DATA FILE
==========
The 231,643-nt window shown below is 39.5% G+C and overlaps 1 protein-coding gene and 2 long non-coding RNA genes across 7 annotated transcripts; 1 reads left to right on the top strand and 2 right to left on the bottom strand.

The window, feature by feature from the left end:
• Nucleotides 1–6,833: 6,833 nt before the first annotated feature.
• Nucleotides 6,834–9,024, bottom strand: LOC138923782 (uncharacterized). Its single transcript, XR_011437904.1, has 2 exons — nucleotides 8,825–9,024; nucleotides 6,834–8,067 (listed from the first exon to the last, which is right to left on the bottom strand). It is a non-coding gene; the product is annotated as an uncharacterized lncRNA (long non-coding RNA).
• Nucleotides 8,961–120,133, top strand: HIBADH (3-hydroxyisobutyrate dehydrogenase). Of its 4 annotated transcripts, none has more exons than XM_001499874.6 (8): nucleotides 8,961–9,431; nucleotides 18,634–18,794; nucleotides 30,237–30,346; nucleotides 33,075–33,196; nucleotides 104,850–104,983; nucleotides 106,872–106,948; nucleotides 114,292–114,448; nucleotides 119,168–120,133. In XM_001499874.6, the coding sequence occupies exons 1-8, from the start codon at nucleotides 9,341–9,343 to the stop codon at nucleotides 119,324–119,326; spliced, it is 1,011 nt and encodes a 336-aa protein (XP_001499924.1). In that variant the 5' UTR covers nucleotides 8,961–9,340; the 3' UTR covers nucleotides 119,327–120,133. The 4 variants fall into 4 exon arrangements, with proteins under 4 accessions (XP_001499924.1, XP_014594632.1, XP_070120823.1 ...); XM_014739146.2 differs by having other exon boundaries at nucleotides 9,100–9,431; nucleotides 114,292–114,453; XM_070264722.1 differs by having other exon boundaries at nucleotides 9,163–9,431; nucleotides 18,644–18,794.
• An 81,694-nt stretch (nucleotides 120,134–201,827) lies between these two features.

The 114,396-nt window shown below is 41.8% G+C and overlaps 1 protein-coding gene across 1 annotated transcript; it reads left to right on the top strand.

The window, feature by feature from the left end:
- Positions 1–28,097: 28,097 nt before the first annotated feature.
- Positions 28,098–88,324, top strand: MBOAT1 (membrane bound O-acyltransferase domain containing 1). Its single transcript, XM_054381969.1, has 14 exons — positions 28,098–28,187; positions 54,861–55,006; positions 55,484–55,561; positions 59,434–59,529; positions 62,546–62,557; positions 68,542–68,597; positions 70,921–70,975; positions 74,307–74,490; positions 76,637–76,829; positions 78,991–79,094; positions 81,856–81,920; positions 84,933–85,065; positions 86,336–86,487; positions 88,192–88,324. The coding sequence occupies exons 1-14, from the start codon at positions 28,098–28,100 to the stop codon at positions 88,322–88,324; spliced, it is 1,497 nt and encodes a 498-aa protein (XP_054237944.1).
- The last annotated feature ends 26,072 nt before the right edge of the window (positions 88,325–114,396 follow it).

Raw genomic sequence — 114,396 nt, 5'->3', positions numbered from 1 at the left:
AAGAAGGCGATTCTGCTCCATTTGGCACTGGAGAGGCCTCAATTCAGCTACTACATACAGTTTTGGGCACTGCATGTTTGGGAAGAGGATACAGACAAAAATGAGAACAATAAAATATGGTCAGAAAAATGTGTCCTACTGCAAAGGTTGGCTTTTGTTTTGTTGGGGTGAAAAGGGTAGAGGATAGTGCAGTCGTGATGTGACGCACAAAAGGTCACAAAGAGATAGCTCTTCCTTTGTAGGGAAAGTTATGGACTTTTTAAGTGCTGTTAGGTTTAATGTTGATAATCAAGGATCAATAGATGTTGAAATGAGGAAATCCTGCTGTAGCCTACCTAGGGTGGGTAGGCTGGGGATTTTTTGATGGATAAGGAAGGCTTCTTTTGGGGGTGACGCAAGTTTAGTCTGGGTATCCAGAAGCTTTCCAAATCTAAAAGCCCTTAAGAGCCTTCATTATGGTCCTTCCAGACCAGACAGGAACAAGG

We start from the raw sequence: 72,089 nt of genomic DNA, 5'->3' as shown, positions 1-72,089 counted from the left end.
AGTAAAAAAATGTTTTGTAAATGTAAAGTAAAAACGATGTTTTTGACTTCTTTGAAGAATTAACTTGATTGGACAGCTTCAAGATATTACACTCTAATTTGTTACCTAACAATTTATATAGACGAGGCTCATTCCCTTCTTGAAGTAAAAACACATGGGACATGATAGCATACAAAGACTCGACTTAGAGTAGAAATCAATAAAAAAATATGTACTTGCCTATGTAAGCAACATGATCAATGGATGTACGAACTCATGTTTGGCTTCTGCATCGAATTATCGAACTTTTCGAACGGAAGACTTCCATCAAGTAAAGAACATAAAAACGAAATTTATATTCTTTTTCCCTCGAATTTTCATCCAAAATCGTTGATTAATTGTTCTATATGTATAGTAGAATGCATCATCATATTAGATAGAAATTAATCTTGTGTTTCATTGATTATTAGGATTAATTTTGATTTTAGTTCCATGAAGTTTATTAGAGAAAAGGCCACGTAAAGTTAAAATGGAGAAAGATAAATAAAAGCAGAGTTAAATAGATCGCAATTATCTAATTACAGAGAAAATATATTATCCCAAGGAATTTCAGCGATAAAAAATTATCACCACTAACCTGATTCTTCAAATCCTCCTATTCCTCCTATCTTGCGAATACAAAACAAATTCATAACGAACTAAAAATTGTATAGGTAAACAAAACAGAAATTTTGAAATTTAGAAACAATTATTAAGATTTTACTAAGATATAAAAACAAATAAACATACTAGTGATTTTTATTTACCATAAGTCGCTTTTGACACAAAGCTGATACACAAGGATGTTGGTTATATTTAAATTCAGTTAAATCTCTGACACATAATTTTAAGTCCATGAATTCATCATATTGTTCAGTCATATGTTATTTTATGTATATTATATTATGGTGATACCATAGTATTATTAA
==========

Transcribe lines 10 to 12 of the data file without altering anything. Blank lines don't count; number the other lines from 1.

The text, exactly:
- Positions 28,098–88,324, top strand: MBOAT1 (membrane bound O-acyltransferase domain containing 1). Its single transcript, XM_054381969.1, has 14 exons — positions 28,098–28,187; positions 54,861–55,006; positions 55,484–55,561; positions 59,434–59,529; positions 62,546–62,557; positions 68,542–68,597; positions 70,921–70,975; positions 74,307–74,490; positions 76,637–76,829; positions 78,991–79,094; positions 81,856–81,920; positions 84,933–85,065; positions 86,336–86,487; positions 88,192–88,324. The coding sequence occupies exons 1-14, from the start codon at positions 28,098–28,100 to the stop codon at positions 88,322–88,324; spliced, it is 1,497 nt and encodes a 498-aa protein (XP_054237944.1).
- The last annotated feature ends 26,072 nt before the right edge of the window (positions 88,325–114,396 follow it).

Raw genomic sequence — 114,396 nt, 5'->3', positions numbered from 1 at the left: